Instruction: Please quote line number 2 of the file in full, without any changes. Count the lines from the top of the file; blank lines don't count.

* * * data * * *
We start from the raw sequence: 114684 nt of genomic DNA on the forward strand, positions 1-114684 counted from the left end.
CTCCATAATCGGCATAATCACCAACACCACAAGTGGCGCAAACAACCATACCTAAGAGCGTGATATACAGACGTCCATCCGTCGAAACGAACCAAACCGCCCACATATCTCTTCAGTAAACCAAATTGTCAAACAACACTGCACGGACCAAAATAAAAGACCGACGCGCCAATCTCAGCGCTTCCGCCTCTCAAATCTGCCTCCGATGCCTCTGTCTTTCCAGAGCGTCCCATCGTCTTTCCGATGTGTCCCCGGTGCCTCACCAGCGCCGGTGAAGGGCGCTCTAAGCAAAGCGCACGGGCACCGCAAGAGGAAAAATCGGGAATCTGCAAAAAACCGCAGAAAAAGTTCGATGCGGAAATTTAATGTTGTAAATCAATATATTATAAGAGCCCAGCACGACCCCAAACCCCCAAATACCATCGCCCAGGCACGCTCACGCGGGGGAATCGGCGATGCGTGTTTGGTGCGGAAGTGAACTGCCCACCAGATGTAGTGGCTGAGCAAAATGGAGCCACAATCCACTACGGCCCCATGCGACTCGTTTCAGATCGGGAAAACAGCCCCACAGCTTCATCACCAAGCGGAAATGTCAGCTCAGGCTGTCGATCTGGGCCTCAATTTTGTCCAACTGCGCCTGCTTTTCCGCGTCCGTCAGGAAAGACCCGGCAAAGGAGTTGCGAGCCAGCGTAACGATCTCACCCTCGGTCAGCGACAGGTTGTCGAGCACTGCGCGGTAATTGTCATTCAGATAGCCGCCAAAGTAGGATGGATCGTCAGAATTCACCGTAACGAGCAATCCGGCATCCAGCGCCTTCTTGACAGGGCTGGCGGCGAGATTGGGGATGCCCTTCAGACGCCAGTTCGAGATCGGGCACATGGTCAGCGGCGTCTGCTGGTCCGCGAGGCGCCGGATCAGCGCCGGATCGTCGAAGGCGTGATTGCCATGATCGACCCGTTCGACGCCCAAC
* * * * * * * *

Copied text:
CTCCATAATCGGCATAATCACCAACACCACAAGTGGCGCAAACAACCATACCTAAGAGCGTGATATACAGACGTCCATCCGTCGAAACGAACCAAACCGCCCACATATCTCTTCAGTAAACCAAATTGTCAAACAACACTGCACGGACCAAAATAAAAGACCGACGCGCCAATCTCAGCGCTTCCGCCTCTCAAATCTGCCTCCGATGCCTCTGTCTTTCCAGAGCGTCCCATCGTCTTTCCGATGTGTCCCCGGTGCCTCACCAGCGCCGGTGAAGGGCGCTCTAAGCAAAGCGCACGGGCACCGCAAGAGGAAAAATCGGGAATCTGCAAAAAACCGCAGAAAAAGTTCGATGCGGAAATTTAATGTTGTAAATCAATATATTATAAGAGCCCAGCACGACCCCAAACCCCCAAATACCATCGCCCAGGCACGCTCACGCGGGGGAATCGGCGATGCGTGTTTGGTGCGGAAGTGAACTGCCCACCAGATGTAGTGGCTGAGCAAAATGGAGCCACAATCCACTACGGCCCCATGCGACTCGTTTCAGATCGGGAAAACAGCCCCACAGCTTCATCACCAAGCGGAAATGTCAGCTCAGGCTGTCGATCTGGGCCTCAATTTTGTCCAACTGCGCCTGCTTTTCCGCGTCCGTCAGGAAAGACCCGGCAAAGGAGTTGCGAGCCAGCGTAACGATCTCACCCTCGGTCAGCGACAGGTTGTCGAGCACTGCGCGGTAATTGTCATTCAGATAGCCGCCAAAGTAGGATGGATCGTCAGAATTCACCGTAACGAGCAATCCGGCATCCAGCGCCTTCTTGACAGGGCTGGCGGCGAGATTGGGGATGCCCTTCAGACGCCAGTTCGAGATCGGGCACATGGTCAGCGGCGTCTGCTGGTCCGCGAGGCGCCGGATCAGCGCCGGATCGTCGAAGGCGTGATTGCCATGATCGACCCGTTCGACGCCCAAC